Wakestock Extreme Sport

Wakestock Woes, 2 Years in a Row

With Wakestock 2008 returning to the Toronto Island this year, I was fortunate to score a pair of free tickets from the Edge. Knowing that Wakestock 2007 was a textbook example of how NOT to run a festival, my tickets served as an apology of sorts for the 2007 fiasco (which was both out of the organizer's control and unavoidable).

But this year, despite an incredible music line up and some dramatic improvements in logistics, I'm not about to let Wakestock 2008 off easy.

Wakestock crowd

Running any event on Toronto Island comes with its share of problems, and surprisingly, Wakestock returned to face the same barrage of issues faced last year. The ferry service aside (which adds up to 4 hours to the trip), the island presents some unique challenges. Like last year, the main problem plagued the beer garden - carrying only Bud Light and limiting patrons to 2 drinks at a time ONLY worked out this year because the crowds were thin. I don't mind lining up a few times if the lines are short, but like many people, I simply didn't drink during the 4-day festival. Boo-urns.

Luckily there was just enough entertainment, spread very thinly over 3 days, to keep me interested. As always, the wakeboarding, skateboarding and motocross demos were incredible. Unfortunately the Island was again cordoned off, so as to limit the audience's access to these events. For the 19-plus crowd, the beer garden ran the length of the wakeboarding course, and the skateboard ramp had one side open to the audience, but again I was left asking how anyone could have planned the layout so poorly. Most of the athletes were less than impressed with the venue, preferring past venues like Bala or Wasaga, where audience participation can be maximized.

Wakestock mud

This is not to mention the Island's inability to handle wet weather - a brief downpour on Saturday afternoon turned the entire festival grounds into a mud pit, leaving the audience standing barefoot and ankle deep in a lawn stew. Gross.

Fortunately, this year's artists don't seem to have any issue with the festival's organizers, and in speaking with Neil from Silverstein who played on Saturday, it seems like the artists were well taken care of. "We went to do a signing during the rainstorm. It was pretty bad. We actually saw lightning strike and heard a huge crack, and I think some people might have been hurt. I was wearing my shoes, but a guy standing close by wasn't looking too good. You can't help the weather, but we [the artists] have been well taken care of."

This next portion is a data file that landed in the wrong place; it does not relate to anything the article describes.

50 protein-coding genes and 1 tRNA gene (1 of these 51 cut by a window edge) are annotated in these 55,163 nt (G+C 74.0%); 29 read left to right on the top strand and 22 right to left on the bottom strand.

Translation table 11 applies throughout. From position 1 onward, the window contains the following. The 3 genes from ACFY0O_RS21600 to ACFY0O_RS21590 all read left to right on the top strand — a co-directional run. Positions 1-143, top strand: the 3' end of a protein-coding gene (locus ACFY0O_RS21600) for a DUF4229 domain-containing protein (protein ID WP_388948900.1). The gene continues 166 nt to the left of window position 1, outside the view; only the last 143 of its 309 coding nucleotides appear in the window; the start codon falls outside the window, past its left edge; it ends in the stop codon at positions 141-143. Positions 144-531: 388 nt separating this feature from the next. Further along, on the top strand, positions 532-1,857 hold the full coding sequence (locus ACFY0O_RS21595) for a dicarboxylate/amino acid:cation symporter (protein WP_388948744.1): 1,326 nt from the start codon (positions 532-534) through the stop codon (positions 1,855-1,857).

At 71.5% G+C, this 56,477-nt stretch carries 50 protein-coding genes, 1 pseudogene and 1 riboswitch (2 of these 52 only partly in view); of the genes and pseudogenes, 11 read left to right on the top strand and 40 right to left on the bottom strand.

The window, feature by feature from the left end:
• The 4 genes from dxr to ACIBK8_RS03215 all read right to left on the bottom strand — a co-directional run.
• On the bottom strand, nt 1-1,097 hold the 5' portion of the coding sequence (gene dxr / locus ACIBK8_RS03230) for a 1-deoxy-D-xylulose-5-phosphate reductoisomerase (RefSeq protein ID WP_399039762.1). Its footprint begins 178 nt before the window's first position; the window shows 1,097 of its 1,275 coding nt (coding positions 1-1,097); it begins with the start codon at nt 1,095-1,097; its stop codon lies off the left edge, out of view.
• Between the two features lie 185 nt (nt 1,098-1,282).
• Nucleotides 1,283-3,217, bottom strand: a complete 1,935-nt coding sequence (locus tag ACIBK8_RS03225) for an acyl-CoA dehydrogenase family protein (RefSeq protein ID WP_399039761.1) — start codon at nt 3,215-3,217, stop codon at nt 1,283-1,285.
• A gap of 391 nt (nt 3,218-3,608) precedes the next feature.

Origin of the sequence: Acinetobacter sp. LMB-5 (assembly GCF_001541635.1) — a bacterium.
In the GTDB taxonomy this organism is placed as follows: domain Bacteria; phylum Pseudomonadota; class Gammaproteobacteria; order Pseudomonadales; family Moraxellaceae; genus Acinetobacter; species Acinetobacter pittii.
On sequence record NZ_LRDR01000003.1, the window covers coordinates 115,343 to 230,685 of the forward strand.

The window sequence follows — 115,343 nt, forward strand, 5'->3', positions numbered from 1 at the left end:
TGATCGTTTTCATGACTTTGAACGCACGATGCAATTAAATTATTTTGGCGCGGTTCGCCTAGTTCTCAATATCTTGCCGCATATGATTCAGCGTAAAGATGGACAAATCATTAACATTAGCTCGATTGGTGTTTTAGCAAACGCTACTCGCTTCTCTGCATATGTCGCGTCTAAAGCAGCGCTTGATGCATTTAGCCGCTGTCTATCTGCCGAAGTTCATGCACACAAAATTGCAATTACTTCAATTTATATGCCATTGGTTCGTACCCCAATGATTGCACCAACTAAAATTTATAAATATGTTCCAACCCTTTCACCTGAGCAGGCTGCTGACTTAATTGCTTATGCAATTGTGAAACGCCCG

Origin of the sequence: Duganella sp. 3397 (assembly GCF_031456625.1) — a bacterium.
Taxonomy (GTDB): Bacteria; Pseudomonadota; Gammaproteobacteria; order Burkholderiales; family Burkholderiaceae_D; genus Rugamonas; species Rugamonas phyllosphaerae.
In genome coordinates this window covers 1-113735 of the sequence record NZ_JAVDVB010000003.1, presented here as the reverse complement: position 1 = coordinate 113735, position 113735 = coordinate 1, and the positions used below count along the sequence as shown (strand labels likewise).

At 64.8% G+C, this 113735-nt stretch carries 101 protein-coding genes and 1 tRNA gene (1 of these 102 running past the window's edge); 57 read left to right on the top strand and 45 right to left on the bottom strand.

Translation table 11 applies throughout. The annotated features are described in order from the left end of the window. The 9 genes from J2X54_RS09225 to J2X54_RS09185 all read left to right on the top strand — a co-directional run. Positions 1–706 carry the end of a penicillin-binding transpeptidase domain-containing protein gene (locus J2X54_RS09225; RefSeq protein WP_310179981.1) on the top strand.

Wakestock Music

It's a good thing, because Wakestock will need to pull out some big acts next year if they want to keep us coming back. The only aspect of Wakestock that made me return each day was the music, which seems to be getting better with the 'commercial momentum' of the festival. Starting on Friday with Dillinger Escape Plan, followed by Rza and Gza of The Wutang Clan on Saturday, and then We are Scientists and Metric on Sunday, the crowd was treated to some amazing live performances. The poor weather helped to thin out the audience, making an incredibly intimate experience for those of us who braved the mud. It also speaks to the dedication of Toronto fans, who after tolerating last year's mess and this year's mud, stayed for the final encore of the 4-day event.

So, Wakestock 2007 was a FAIL. But was Wakestock 2008? I'll give it a pass... barely. As much as I love having Wakestock close by, the Toronto Island is just not the place for it. The improvements seen this year in logistics were really only noticeable due to lower attendance, and given the disaster caused by the rain, I can only shudder when I imagine how things might have turned out if the crowds were bigger. Thankfully both the athletes and artists appeared unfazed, and Toronto may have another Wakestock yet... but for our sake, I hope it moves to a more appropriate venue.

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